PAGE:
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News, Apb, Santa Monica, Police Department

Cops Arrest Homeless Man, 39, For Resisting Officers And Public Intoxication

Alert Police Blotter: No Sweat.

Posted Nov. 20, 2012, 1:07 am

Tim Broughton / Mirror Contributor

A 39-year-old man who passed out on a sidewalk blocking the driveway of 710 Wilshire Boulevard on Thursday, Nov. 8 was arrested after resisting officers.

At 12:36 p.m. officers of the Santa Monica Police Department were on patrol in the 1200 block of Seventh Street when a citizen flagged them down and told them about a man lying face down on the sidewalk.

The officers found the man who was snoring loudly, suggesting he was sleeping.

The officers woke him up. In response to their request to see some identification, the man handed them a stick of deodorant.

The suspect gradually became more coherent and as he did he also became more agitated.

The officers decided this man was under the influence of alcohol and was not able to care for himself.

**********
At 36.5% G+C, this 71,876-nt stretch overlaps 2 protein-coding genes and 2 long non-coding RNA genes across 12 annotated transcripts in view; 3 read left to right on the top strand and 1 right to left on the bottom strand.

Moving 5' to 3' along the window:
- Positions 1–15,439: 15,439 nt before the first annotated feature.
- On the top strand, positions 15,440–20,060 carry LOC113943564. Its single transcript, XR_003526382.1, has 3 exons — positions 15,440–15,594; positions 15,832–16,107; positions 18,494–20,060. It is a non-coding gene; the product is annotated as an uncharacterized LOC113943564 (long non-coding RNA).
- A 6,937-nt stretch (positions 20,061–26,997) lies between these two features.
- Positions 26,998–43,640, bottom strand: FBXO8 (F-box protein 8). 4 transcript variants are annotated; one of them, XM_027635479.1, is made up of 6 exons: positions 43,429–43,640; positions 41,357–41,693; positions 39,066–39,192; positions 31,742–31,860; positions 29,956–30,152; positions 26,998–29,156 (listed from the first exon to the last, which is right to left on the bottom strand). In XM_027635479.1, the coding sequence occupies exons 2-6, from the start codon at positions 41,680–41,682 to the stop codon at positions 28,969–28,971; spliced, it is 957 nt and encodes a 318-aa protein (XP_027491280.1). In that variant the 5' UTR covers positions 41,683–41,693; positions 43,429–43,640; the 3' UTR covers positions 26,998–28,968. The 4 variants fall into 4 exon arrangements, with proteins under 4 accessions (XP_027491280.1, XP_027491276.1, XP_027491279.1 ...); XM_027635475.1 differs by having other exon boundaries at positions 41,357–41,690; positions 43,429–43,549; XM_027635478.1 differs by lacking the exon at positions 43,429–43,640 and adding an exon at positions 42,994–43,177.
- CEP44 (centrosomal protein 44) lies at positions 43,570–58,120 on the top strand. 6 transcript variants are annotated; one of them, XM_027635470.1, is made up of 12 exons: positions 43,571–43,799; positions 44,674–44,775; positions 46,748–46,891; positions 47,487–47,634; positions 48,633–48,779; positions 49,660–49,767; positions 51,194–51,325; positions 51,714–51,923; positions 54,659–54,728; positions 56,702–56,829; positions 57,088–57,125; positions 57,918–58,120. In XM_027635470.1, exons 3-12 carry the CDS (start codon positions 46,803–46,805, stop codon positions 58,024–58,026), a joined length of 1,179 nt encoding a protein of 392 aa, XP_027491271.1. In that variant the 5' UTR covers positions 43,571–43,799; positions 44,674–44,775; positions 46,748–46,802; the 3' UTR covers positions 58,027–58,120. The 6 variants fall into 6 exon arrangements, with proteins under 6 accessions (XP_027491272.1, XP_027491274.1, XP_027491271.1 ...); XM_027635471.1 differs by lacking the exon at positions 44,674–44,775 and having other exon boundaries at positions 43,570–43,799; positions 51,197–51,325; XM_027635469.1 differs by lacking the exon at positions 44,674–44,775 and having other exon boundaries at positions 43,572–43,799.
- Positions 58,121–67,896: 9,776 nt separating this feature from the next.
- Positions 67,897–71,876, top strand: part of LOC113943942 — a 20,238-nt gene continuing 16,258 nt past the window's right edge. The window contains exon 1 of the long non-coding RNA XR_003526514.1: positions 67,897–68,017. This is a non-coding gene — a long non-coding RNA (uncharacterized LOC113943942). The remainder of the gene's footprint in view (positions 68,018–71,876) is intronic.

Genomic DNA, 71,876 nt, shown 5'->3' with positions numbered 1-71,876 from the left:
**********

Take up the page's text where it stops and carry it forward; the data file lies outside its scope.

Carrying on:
This man then confirmed those suspicions by cursing at the officers and telling them that he was going to have them “taken out.”

The officers attempted to apply handcuffs to this man but he tensed up and resisted.

They eventually managed to handcuff this man but he refused to stand up and was actively resisting the officers.

The man was taken to the police vehicle and searched by the officers who discovered a large pair of scissors; the man then grabbed one of the fingers belonging to one of the officers in an attempt to cause injury to the officer.

The officers controlled the man using special techniques and arrested him.

This homeless man was charged with resisting officers and public intoxication.

Bail was set at $10,000.

Editor's Note: These reports are part of a regular police coverage series entitled "Alert Police Blotter" (APB), which injects some minor editorial into certain police activities in Santa Monica. Not all of the Mirror's coverage of incidents involving police are portrayed in this manner. More serious crimes and police-related activities are regularly reported without editorial in the pages of the Santa Monica Mirror and its website, smmirror.com.

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